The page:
“The angel of history turns its back on the future it’s moving towards,” Amit Chaudhuri said in his book talk on Friday. The India-born musician and author of seven novels visited the Seminary Co-Op to discuss his latest novel, Friend of My Youth, which delves into the nature of memory, history, and loss. Chaudhuri was joined in conversation by Wendy Doniger, renowned Indologist and history of religions professor at the University of Chicago.
The protagonist of Friend of My Youth has much in common with the author himself, sharing his name, occupation, and history. The novel follows Amit as he returns to Bombay, the city where he grew up, several years after the 2008 terrorist bombings. For the first time, his childhood friend Ramu is not there to greet him; he is away in an intensive rehabilitation program after years of drug addiction. During his trip, Amit is drawn to the Taj Mahal Hotel, which has been rebuilt since the attack. The novel explores the limits of reconstruction, and what is lost that cannot be recaptured. Chaudhuri suggests that the best one can do is create an illusion; the narrator sees the same city he has always known, but his visit is entirely different without his childhood friend. And although his favorite café has been rebuilt in its former image, the people who worked there are gone forever.
Chaudhuri noted, “This is something I’ve always been interested in…the unexpected, explosive implications of something coming back to life again.” His brand of re-creation extends beyond simple remembrance or mourning. Rather, it is an attempt to travel back in time and revive the past, to look backward while inexorably moving forward. He noted that his fascination with rebirth is one that may be inspired on a subconscious level by Hindu notions of reincarnation.
Although Friend of My Youth unfolds in the wake of an inescapably political event, Chaudhuri was careful to keep politics itself in the background of the narrative. The first part of the novel centers on a protest that takes the form of a street play, but Chaudhuri refrains from depicting the actual play. On this restraint, he said that “there’s a shyness in me against showing what it is I’m building up to show, but the political landscape is there.” Chaudhuri’s prose adopts a similar quality, meandering in an almost musical way. “Once the reader understands that the point is not to come to the point, then you share a grammar of narrating and receiving.”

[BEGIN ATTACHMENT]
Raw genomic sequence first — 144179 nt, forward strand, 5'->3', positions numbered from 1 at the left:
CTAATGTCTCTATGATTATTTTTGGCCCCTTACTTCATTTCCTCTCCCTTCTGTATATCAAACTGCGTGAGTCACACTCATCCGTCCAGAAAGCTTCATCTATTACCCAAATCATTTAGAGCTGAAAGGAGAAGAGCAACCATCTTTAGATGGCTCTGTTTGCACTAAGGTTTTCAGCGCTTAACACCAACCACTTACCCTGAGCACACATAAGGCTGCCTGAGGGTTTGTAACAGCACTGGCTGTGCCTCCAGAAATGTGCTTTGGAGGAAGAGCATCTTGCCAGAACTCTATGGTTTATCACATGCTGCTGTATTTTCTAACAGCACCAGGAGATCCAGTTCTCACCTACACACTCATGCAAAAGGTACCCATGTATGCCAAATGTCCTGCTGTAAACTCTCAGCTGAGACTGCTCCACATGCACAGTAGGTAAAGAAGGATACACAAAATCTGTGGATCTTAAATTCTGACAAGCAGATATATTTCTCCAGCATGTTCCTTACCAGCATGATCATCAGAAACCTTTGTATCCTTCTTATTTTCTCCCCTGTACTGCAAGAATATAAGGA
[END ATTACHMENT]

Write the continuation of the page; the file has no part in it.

Chaudhuri’s ethic of deferral reflects the particular style of improvisation common to Indian classical music. The first and last notes of a melody are predetermined, but the singer is free to insert any number of notes and glides in between. “Indian improvisation is also a form of deferring; you know what the next note will be as you close it off but you defer coming to that next note.” However, the connection between his distinctive prose and background in Indian music is not completely intentional. Despite the many ways in which Chaudhuri’s culture influences his work, he does not strive to be an “Indian author,” nor does he think of himself as such.
Instead, he simply lets his life flow into his writing, or rather lets writing become a way of generating and regenerating lived experience. “This book comes from [asking] who is the self that is being written about, and what is writing itself? Is it about one’s life, or at some point does it become another form of living?”